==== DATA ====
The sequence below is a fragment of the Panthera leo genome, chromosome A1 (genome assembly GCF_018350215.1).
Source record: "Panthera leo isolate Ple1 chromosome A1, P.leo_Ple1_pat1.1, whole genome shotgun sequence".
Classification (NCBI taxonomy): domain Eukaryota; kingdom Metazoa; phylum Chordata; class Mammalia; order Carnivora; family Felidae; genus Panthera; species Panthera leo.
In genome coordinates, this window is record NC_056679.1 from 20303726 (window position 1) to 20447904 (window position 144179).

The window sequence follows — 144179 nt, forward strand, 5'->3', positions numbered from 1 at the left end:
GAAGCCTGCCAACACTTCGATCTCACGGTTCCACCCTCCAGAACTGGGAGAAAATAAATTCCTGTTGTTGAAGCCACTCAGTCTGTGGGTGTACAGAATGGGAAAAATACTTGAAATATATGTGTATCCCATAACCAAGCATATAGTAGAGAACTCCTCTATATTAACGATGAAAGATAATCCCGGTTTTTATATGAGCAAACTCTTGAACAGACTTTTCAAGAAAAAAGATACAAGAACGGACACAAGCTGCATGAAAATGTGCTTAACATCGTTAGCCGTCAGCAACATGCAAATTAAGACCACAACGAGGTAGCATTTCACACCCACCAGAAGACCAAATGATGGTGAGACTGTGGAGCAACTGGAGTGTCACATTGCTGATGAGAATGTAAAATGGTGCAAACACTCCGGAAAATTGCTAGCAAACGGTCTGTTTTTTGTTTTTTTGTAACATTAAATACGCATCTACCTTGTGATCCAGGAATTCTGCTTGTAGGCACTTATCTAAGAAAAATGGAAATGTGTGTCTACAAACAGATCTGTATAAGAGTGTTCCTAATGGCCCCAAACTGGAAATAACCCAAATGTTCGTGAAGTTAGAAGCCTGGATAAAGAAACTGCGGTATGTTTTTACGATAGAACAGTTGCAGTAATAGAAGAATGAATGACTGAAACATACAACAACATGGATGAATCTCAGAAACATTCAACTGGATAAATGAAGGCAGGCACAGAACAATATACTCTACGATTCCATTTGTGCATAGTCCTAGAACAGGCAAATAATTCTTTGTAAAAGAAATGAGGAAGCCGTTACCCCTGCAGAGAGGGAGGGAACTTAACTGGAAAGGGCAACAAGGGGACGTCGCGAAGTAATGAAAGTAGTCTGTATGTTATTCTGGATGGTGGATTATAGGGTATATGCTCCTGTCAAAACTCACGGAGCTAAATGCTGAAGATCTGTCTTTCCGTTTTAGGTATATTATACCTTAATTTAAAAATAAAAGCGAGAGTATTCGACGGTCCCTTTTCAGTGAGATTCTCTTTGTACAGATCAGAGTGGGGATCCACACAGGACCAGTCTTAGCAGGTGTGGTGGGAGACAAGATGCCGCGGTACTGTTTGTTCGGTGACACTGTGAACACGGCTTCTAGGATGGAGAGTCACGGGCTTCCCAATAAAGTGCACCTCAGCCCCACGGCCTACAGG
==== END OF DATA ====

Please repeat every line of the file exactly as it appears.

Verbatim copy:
The sequence below is a fragment of the Panthera leo genome, chromosome A1 (genome assembly GCF_018350215.1).
Source record: "Panthera leo isolate Ple1 chromosome A1, P.leo_Ple1_pat1.1, whole genome shotgun sequence".
Classification (NCBI taxonomy): domain Eukaryota; kingdom Metazoa; phylum Chordata; class Mammalia; order Carnivora; family Felidae; genus Panthera; species Panthera leo.
In genome coordinates, this window is record NC_056679.1 from 20303726 (window position 1) to 20447904 (window position 144179).

The window sequence follows — 144179 nt, forward strand, 5'->3', positions numbered from 1 at the left end:
GAAGCCTGCCAACACTTCGATCTCACGGTTCCACCCTCCAGAACTGGGAGAAAATAAATTCCTGTTGTTGAAGCCACTCAGTCTGTGGGTGTACAGAATGGGAAAAATACTTGAAATATATGTGTATCCCATAACCAAGCATATAGTAGAGAACTCCTCTATATTAACGATGAAAGATAATCCCGGTTTTTATATGAGCAAACTCTTGAACAGACTTTTCAAGAAAAAAGATACAAGAACGGACACAAGCTGCATGAAAATGTGCTTAACATCGTTAGCCGTCAGCAACATGCAAATTAAGACCACAACGAGGTAGCATTTCACACCCACCAGAAGACCAAATGATGGTGAGACTGTGGAGCAACTGGAGTGTCACATTGCTGATGAGAATGTAAAATGGTGCAAACACTCCGGAAAATTGCTAGCAAACGGTCTGTTTTTTGTTTTTTTGTAACATTAAATACGCATCTACCTTGTGATCCAGGAATTCTGCTTGTAGGCACTTATCTAAGAAAAATGGAAATGTGTGTCTACAAACAGATCTGTATAAGAGTGTTCCTAATGGCCCCAAACTGGAAATAACCCAAATGTTCGTGAAGTTAGAAGCCTGGATAAAGAAACTGCGGTATGTTTTTACGATAGAACAGTTGCAGTAATAGAAGAATGAATGACTGAAACATACAACAACATGGATGAATCTCAGAAACATTCAACTGGATAAATGAAGGCAGGCACAGAACAATATACTCTACGATTCCATTTGTGCATAGTCCTAGAACAGGCAAATAATTCTTTGTAAAAGAAATGAGGAAGCCGTTACCCCTGCAGAGAGGGAGGGAACTTAACTGGAAAGGGCAACAAGGGGACGTCGCGAAGTAATGAAAGTAGTCTGTATGTTATTCTGGATGGTGGATTATAGGGTATATGCTCCTGTCAAAACTCACGGAGCTAAATGCTGAAGATCTGTCTTTCCGTTTTAGGTATATTATACCTTAATTTAAAAATAAAAGCGAGAGTATTCGACGGTCCCTTTTCAGTGAGATTCTCTTTGTACAGATCAGAGTGGGGATCCACACAGGACCAGTCTTAGCAGGTGTGGTGGGAGACAAGATGCCGCGGTACTGTTTGTTCGGTGACACTGTGAACACGGCTTCTAGGATGGAGAGTCACGGGCTTCCCAATAAAGTGCACCTCAGCCCCACGGCCTACAGG